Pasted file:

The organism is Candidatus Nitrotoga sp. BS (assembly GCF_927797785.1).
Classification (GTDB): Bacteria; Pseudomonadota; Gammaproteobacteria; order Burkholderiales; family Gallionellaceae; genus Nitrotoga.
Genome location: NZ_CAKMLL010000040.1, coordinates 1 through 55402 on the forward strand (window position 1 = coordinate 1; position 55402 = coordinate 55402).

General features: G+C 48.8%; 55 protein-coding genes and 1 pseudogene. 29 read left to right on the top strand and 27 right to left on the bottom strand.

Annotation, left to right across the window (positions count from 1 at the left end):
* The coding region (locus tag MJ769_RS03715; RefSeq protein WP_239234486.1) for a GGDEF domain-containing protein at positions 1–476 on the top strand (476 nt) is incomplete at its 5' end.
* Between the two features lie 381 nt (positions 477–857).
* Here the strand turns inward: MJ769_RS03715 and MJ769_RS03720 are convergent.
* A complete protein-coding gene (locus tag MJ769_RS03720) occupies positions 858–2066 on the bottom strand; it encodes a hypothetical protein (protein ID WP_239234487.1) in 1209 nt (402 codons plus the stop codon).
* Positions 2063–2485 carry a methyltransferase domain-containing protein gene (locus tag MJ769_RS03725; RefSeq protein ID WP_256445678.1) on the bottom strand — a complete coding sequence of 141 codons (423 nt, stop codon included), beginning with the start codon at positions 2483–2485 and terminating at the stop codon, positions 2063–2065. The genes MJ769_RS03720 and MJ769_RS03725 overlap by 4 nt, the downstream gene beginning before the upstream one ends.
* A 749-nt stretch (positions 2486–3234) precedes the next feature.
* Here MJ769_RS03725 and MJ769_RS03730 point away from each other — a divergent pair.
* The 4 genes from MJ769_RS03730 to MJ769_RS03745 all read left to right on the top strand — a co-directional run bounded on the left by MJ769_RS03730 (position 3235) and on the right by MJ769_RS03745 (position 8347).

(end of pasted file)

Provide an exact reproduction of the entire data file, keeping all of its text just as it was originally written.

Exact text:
The organism is Candidatus Nitrotoga sp. BS (assembly GCF_927797785.1).
Classification (GTDB): Bacteria; Pseudomonadota; Gammaproteobacteria; order Burkholderiales; family Gallionellaceae; genus Nitrotoga.
Genome location: NZ_CAKMLL010000040.1, coordinates 1 through 55402 on the forward strand (window position 1 = coordinate 1; position 55402 = coordinate 55402).

General features: G+C 48.8%; 55 protein-coding genes and 1 pseudogene. 29 read left to right on the top strand and 27 right to left on the bottom strand.

Annotation, left to right across the window (positions count from 1 at the left end):
* The coding region (locus tag MJ769_RS03715; RefSeq protein WP_239234486.1) for a GGDEF domain-containing protein at positions 1–476 on the top strand (476 nt) is incomplete at its 5' end.
* Between the two features lie 381 nt (positions 477–857).
* Here the strand turns inward: MJ769_RS03715 and MJ769_RS03720 are convergent.
* A complete protein-coding gene (locus tag MJ769_RS03720) occupies positions 858–2066 on the bottom strand; it encodes a hypothetical protein (protein ID WP_239234487.1) in 1209 nt (402 codons plus the stop codon).
* Positions 2063–2485 carry a methyltransferase domain-containing protein gene (locus tag MJ769_RS03725; RefSeq protein ID WP_256445678.1) on the bottom strand — a complete coding sequence of 141 codons (423 nt, stop codon included), beginning with the start codon at positions 2483–2485 and terminating at the stop codon, positions 2063–2065. The genes MJ769_RS03720 and MJ769_RS03725 overlap by 4 nt, the downstream gene beginning before the upstream one ends.
* A 749-nt stretch (positions 2486–3234) precedes the next feature.
* Here MJ769_RS03725 and MJ769_RS03730 point away from each other — a divergent pair.
* The 4 genes from MJ769_RS03730 to MJ769_RS03745 all read left to right on the top strand — a co-directional run bounded on the left by MJ769_RS03730 (position 3235) and on the right by MJ769_RS03745 (position 8347).